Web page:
Arkansas fights orders blocking 8 executions
A last-minute spate of court orders has derailed Arkansas’ unprecedented eight-men-in-11-days execution schedule, sending the state into a race against the clock to reverse the rulings before a key lethal injection drug expires April 30.
Nobody was busier over the weekend than Arkansas Attorney General Leslie Rutledge, who filed appeals Saturday challenging three court decisions that temporarily blocked executions to inmates scheduled to die by lethal injection from April 17-27.
The first two executions were slated to be carried out Monday, but it’s unlikely those will happen unless the 8th U.S. Circuit Court of Appeals quickly vacates a preliminary injunction issued Saturday by U.S. District Court
Judge Kristine Baker.
The judge based her injunction in part on concerns raised about the possibility of “severe pain” from the state’s three-drug protocol, which includes the soon-to-expire sedative midazolam, while Ms. Rutledge argued that the inmates had previously litigated that issue and lost.
The court “disregarded the fact that delaying Appellees’ executions by even a few days — until after Arkansas’ supply of midazolam runs out — will make it impossible for Arkansas to carry out Appellees’ just and lawful sentences,” the state said in its 27-page emergency motion.
Meanwhile, the battle for public opinion over the state’s rapid timetable continued to rage. Foes of the death penalty held a rally Friday at the state capitol in Little Rock, featuring actor Johnny Depp, urging Arkansas Gov. Asa Hutchinson to halt the executions.
Also weighing in was Sister Helen Prejean, a Catholic nun whose work with a death row inmate was profiled in the 1995 movie “Dead Man Walking,” who blasted the Arkansas “killing spree” in a series of weekend tweets.
“Easter celebration in Arkansas @AGRutledge’s office includes fighting to kill prisoners,” Sister Prejean said in a Sunday tweet.
Hutchinson spokesman J.R. Davis fired back after Sister Prejean tweeted, “Jesus was a convicted criminal executed by the state.”
Mr. Davis denounced the comparison between Jesus and the eight convicted murderers as “sorely disappointing,” adding that, “I believe the killing spree you continue to reference was committed by the 8 you are fighting for.”
Mr. Hutchinson said Saturday that he had “confidence in the attorney general and her team to expedite the reviews.”
“When I set the eight execution dates in accordance with the law and my responsibilities, I was fully aware that the actions would trigger both the clemency hearings and separate court reviews on varying claims by the death row inmates,” Mr. Hutchinson said in a statement.
“I understand how difficult this is on the victims’ families, and my heart goes out to them as they once again deal with the continued court reviews; however, the last-minute court reviews are all part of the difficult process of death penalty cases,” said Mr. Hutchinson, a Republican.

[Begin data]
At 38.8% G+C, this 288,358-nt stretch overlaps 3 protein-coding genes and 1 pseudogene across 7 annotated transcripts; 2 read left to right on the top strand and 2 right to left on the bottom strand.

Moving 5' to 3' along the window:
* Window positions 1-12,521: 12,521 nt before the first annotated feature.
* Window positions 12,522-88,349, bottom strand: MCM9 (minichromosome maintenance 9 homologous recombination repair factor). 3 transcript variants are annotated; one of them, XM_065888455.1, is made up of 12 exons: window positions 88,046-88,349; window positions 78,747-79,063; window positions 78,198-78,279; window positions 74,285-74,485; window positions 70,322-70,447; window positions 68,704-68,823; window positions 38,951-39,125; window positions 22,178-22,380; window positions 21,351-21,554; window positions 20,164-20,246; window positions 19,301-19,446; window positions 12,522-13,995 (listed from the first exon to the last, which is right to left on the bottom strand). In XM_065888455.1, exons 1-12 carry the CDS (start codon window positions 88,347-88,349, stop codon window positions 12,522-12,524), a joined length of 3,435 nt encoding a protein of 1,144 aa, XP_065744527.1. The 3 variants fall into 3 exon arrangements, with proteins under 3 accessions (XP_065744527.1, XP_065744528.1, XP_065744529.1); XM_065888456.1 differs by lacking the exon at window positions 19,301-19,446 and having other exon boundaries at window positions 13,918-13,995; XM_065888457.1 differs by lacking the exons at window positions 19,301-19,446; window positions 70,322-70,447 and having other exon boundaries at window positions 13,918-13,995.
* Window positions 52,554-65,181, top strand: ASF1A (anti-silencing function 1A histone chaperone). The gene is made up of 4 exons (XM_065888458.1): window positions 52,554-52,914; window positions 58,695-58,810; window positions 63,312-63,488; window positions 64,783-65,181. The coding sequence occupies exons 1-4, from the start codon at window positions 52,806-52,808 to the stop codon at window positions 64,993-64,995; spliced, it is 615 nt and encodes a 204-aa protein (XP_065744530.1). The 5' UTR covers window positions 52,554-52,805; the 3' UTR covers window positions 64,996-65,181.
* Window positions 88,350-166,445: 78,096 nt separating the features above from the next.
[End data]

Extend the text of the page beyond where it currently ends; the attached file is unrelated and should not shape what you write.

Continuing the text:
Pulaski County Circuit Court Judge Wendell Griffen issued a temporary restraining order Friday to stop the executions, even though he participated in two protests against the death penalty the same day. At one point, he had himself strapped to a cot in a simulation of an inmate being put to death.
The next day, however, Ms. Rutledge caught a break when the pharmaceutical company behind the Pulaski County lawsuit, McKesson Medical Surgical Inc., filed to dismiss the case after the issuance of the federal injunction.
The third appeal filed by Ms. Rutledge stems from the Arkansas Supreme Court’s stay of execution on behalf of inmate Bruce Earl Ward, whose attorneys argued that he is schizophrenic and unfit to be put to death.
Another inmate, Jason McGehee, was granted a temporary reprieve this month based on due process concerns after the state parole board recommended clemency.
That left six executions still on track until Saturday’s federal injunction. In her ruling, Judge Baker said she issued the order based on the inmates’ challenges to the prison viewing policies and the state’s “method of execution.”
The prisoners had argued that the drug protocol violated the Eighth Amendment prohibition on cruel and unusual punishment.
“The threat of irreparable harm to plaintiffs is significant: if midazolam does not adequately anesthetize plaintiffs, or if their executions are ‘botched,’ they will suffer severe pain before they die,” Judge Baker said in her 101-page order.
The doses of midazolam expire at the end of the month, with no guarantee that the state will be able to replenish its supply in the near future, given the rise in the number of pharmaceutical companies no longer willing to provide drugs used for executions.
The attorney general argued in her appeal that the Arkansas Supreme Court had already ruled against the “cruel and unusual” challenge, saying that the latest lawsuit seeks to “relitigate that same claim.”
Sen. Tom Cotton, Arkansas Republican, called on residents to support the governor “as he carries out sentences imposed by [a] jury of murderers’ peers.”
“These are [the] tough calls we elected him to make!” Mr. Cotton said on Twitter.
Pulaski County Circuit Judge Wendell Griffen took part in a protest against the death penalty on the same day he issued a temporary restraining order.